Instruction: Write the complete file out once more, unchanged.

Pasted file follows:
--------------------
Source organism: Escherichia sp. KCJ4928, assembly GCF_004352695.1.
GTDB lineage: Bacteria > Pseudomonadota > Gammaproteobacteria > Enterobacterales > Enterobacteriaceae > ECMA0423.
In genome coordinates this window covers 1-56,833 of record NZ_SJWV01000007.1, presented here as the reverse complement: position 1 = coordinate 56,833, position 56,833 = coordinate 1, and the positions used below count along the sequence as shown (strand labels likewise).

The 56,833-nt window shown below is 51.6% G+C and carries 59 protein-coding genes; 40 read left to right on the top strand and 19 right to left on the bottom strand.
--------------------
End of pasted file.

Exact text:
Source organism: Escherichia sp. KCJ4928, assembly GCF_004352695.1.
GTDB lineage: Bacteria > Pseudomonadota > Gammaproteobacteria > Enterobacterales > Enterobacteriaceae > ECMA0423.
In genome coordinates this window covers 1-56,833 of record NZ_SJWV01000007.1, presented here as the reverse complement: position 1 = coordinate 56,833, position 56,833 = coordinate 1, and the positions used below count along the sequence as shown (strand labels likewise).

The 56,833-nt window shown below is 51.6% G+C and carries 59 protein-coding genes; 40 read left to right on the top strand and 19 right to left on the bottom strand.